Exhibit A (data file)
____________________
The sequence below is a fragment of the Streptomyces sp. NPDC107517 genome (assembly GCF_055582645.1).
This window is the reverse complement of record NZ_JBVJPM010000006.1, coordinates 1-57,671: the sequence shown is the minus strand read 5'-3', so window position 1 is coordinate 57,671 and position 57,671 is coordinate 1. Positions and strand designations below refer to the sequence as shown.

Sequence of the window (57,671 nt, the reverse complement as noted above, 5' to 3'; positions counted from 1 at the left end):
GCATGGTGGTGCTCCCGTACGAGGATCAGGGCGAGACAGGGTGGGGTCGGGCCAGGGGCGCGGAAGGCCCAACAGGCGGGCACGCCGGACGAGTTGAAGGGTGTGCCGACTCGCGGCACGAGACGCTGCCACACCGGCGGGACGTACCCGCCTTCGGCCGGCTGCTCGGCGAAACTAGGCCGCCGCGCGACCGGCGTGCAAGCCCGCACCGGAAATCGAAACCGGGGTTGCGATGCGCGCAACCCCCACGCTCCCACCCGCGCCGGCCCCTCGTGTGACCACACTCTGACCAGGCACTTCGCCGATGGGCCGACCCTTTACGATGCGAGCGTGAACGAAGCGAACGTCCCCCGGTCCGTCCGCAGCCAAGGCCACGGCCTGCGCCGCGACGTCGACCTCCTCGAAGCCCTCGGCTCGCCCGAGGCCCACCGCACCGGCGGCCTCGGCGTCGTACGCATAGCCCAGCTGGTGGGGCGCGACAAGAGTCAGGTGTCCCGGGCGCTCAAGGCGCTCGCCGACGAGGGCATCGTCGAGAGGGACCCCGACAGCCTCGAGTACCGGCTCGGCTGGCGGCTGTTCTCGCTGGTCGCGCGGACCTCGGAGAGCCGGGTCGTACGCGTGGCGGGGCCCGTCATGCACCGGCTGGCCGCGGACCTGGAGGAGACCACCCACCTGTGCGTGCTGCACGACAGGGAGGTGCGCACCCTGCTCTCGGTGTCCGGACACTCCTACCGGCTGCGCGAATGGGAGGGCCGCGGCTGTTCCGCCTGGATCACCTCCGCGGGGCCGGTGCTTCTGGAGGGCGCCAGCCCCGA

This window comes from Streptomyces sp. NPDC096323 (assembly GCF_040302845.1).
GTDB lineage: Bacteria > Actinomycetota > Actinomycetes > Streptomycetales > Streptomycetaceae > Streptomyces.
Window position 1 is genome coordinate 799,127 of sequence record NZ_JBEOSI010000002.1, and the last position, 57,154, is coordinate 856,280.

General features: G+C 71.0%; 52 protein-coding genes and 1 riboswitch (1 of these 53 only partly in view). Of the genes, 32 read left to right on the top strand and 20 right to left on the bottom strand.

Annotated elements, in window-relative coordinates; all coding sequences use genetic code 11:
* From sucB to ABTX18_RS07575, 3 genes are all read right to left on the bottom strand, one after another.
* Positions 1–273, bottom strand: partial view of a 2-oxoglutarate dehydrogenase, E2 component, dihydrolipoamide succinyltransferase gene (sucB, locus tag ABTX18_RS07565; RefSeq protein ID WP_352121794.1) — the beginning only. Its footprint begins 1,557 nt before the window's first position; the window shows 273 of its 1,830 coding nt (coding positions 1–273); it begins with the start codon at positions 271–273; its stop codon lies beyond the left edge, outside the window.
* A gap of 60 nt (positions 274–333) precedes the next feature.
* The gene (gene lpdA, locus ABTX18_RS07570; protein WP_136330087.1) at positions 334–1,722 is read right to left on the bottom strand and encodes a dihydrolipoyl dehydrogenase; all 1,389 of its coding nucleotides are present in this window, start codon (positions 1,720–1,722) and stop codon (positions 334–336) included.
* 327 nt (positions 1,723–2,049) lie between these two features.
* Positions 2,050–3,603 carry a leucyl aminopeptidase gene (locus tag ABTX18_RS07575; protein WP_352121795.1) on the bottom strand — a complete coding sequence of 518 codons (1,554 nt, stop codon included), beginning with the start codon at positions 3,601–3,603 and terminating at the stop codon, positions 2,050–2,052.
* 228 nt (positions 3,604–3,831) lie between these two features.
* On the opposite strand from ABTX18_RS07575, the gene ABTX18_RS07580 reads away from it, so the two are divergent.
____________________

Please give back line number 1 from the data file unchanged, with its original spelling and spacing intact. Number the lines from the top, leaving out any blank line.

The sequence below is a fragment of the Streptomyces sp. NPDC107517 genome (assembly GCF_055582645.1).